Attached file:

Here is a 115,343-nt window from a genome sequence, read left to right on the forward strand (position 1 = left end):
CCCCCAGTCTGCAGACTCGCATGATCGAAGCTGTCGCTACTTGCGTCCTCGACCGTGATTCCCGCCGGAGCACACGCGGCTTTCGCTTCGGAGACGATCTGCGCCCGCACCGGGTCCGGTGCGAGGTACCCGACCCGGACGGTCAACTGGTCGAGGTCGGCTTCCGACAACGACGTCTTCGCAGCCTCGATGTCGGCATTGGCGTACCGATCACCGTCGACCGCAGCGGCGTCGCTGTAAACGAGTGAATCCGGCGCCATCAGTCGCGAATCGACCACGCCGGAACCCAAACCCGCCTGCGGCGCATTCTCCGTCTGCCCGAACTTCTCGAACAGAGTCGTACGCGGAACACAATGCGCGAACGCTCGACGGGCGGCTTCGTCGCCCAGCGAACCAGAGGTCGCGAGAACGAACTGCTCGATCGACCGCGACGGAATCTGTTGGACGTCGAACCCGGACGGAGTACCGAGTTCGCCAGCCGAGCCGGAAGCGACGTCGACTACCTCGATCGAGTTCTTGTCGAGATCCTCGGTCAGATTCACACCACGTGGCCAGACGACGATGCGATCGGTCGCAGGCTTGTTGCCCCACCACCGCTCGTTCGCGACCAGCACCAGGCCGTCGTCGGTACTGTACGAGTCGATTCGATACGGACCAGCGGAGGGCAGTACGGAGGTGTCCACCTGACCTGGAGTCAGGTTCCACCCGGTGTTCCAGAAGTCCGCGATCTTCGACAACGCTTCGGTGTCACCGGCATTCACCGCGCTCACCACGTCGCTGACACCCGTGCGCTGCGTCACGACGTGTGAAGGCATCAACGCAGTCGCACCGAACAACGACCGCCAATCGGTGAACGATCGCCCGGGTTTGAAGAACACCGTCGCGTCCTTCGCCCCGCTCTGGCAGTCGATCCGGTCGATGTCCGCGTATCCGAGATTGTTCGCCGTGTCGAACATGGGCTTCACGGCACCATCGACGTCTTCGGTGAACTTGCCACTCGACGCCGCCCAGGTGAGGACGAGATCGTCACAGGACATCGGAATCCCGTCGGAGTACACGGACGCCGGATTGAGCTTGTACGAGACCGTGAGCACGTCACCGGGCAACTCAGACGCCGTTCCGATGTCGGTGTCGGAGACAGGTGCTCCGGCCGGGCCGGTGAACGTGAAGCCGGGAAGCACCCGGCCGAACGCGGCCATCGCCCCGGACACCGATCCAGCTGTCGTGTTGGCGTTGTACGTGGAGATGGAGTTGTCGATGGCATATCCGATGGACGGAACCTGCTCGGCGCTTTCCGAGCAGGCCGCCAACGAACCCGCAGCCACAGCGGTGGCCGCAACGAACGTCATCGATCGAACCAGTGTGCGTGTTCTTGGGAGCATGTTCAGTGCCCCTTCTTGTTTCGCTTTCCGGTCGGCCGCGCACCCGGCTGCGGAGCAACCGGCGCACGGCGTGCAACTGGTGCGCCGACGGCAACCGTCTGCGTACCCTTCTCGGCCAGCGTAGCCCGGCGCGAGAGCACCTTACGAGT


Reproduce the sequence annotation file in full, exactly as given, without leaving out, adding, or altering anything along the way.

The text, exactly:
Here is a 115,343-nt window from a genome sequence, read left to right on the forward strand (position 1 = left end):
CCCCCAGTCTGCAGACTCGCATGATCGAAGCTGTCGCTACTTGCGTCCTCGACCGTGATTCCCGCCGGAGCACACGCGGCTTTCGCTTCGGAGACGATCTGCGCCCGCACCGGGTCCGGTGCGAGGTACCCGACCCGGACGGTCAACTGGTCGAGGTCGGCTTCCGACAACGACGTCTTCGCAGCCTCGATGTCGGCATTGGCGTACCGATCACCGTCGACCGCAGCGGCGTCGCTGTAAACGAGTGAATCCGGCGCCATCAGTCGCGAATCGACCACGCCGGAACCCAAACCCGCCTGCGGCGCATTCTCCGTCTGCCCGAACTTCTCGAACAGAGTCGTACGCGGAACACAATGCGCGAACGCTCGACGGGCGGCTTCGTCGCCCAGCGAACCAGAGGTCGCGAGAACGAACTGCTCGATCGACCGCGACGGAATCTGTTGGACGTCGAACCCGGACGGAGTACCGAGTTCGCCAGCCGAGCCGGAAGCGACGTCGACTACCTCGATCGAGTTCTTGTCGAGATCCTCGGTCAGATTCACACCACGTGGCCAGACGACGATGCGATCGGTCGCAGGCTTGTTGCCCCACCACCGCTCGTTCGCGACCAGCACCAGGCCGTCGTCGGTACTGTACGAGTCGATTCGATACGGACCAGCGGAGGGCAGTACGGAGGTGTCCACCTGACCTGGAGTCAGGTTCCACCCGGTGTTCCAGAAGTCCGCGATCTTCGACAACGCTTCGGTGTCACCGGCATTCACCGCGCTCACCACGTCGCTGACACCCGTGCGCTGCGTCACGACGTGTGAAGGCATCAACGCAGTCGCACCGAACAACGACCGCCAATCGGTGAACGATCGCCCGGGTTTGAAGAACACCGTCGCGTCCTTCGCCCCGCTCTGGCAGTCGATCCGGTCGATGTCCGCGTATCCGAGATTGTTCGCCGTGTCGAACATGGGCTTCACGGCACCATCGACGTCTTCGGTGAACTTGCCACTCGACGCCGCCCAGGTGAGGACGAGATCGTCACAGGACATCGGAATCCCGTCGGAGTACACGGACGCCGGATTGAGCTTGTACGAGACCGTGAGCACGTCACCGGGCAACTCAGACGCCGTTCCGATGTCGGTGTCGGAGACAGGTGCTCCGGCCGGGCCGGTGAACGTGAAGCCGGGAAGCACCCGGCCGAACGCGGCCATCGCCCCGGACACCGATCCAGCTGTCGTGTTGGCGTTGTACGTGGAGATGGAGTTGTCGATGGCATATCCGATGGACGGAACCTGCTCGGCGCTTTCCGAGCAGGCCGCCAACGAACCCGCAGCCACAGCGGTGGCCGCAACGAACGTCATCGATCGAACCAGTGTGCGTGTTCTTGGGAGCATGTTCAGTGCCCCTTCTTGTTTCGCTTTCCGGTCGGCCGCGCACCCGGCTGCGGAGCAACCGGCGCACGGCGTGCAACTGGTGCGCCGACGGCAACCGTCTGCGTACCCTTCTCGGCCAGCGTAGCCCGGCGCGAGAGCACCTTACGAGT